The first time I saw Daniel Bryan wrestle was at a Ring of Honor show in Chicago Ridge, IL in 2006. He was still working under his real name, Bryan Danielson. My excellent friend Justin and I were there to support our buddy Austin Aries (the greatest man that ever lived). As expected, Aries killed it. The bonus was the hours of spectacular wrestling I wasn’t expecting. The guys from Japan — Genki Horiguchi, Dragon Kid, and Blood Generation — were spectacular. Delirious totally cracked me up. Most importantly, that night made me a mark for Bryan Danielson and Claudio Castagnoli. The two would go on to have tremendous success in the WWE as Daniel Bryan and Antonio Cesaro, respectively.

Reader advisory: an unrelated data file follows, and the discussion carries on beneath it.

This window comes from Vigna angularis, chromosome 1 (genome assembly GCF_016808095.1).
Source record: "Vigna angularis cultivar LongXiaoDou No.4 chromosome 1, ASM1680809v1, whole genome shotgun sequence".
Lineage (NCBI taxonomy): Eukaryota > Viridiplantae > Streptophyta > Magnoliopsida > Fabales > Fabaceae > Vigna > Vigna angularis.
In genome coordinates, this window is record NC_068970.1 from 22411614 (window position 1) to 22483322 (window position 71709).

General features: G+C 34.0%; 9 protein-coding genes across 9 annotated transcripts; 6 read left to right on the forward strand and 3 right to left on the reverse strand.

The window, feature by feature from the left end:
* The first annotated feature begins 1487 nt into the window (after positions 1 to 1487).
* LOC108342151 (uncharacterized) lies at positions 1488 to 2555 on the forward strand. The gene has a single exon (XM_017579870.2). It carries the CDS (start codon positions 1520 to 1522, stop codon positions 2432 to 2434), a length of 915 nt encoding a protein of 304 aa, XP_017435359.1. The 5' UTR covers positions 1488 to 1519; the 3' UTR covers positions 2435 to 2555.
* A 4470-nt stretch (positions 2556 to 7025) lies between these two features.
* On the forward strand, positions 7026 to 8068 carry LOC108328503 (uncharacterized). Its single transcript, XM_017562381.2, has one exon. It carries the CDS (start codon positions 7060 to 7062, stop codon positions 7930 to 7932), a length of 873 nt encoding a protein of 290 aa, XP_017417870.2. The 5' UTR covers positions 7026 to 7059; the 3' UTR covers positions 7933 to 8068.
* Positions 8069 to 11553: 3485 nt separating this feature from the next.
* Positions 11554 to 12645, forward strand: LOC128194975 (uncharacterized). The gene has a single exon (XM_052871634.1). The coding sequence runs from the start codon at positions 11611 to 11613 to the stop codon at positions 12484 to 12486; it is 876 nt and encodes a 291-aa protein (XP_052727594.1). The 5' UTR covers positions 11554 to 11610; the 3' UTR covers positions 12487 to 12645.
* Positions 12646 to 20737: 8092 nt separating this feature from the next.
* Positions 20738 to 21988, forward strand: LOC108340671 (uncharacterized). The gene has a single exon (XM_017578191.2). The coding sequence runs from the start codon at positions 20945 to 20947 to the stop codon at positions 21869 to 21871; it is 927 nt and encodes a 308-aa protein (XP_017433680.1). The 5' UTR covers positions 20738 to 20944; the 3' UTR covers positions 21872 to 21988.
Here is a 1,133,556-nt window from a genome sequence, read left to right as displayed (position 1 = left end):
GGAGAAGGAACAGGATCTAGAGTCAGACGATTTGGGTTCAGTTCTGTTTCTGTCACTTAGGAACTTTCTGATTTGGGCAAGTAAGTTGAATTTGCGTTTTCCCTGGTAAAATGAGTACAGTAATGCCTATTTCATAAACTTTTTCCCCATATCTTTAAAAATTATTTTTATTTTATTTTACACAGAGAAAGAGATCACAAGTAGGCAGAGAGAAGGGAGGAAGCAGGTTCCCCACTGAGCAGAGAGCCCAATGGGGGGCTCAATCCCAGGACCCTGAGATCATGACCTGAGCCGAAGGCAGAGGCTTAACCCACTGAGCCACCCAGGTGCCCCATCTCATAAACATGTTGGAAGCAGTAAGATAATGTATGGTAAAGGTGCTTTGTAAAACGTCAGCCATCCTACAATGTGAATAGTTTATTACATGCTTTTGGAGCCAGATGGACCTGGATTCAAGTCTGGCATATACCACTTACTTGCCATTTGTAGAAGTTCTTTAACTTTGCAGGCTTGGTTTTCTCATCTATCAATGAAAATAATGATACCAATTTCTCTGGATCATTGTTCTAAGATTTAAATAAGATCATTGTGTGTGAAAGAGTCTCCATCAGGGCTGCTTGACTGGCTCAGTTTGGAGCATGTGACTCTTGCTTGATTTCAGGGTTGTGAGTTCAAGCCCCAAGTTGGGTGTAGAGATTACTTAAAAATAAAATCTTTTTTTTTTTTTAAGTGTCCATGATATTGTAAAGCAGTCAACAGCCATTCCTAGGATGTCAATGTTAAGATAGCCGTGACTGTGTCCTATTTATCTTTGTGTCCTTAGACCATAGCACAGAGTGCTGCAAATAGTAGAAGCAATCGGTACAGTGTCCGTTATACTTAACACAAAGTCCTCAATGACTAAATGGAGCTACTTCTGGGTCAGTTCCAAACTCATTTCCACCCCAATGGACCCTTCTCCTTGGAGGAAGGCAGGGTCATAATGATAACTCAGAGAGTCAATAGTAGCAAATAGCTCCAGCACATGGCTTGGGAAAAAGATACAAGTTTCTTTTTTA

Last night on WWE Monday Night Raw, Daniel Bryan announced his retirement. He’s only 34-years old, but due to multiple concussions, he has to call it quits as pro-wrestler. It’s sad that he won’t be able to do what he loves. Selfishly, I’m bummed that he won’t be able to sports-entertain me any longer. Still, his short career in the WWE was a remarkable one. He connected with the fans in a powerful and unconventional way. While he was always among the best technical wrestlers in the WWE, he didn’t have “the look” or the size of a typical WWE headliner. Instead, Daniel Bryan connected with the fans with unusual honesty and earnestness. He was amazing in the ring and went about his work with a contagious joy. While I thought he would do well in the WWE, I never imagined that he’d headline WrestleMania and become the most “over” guy on the roster.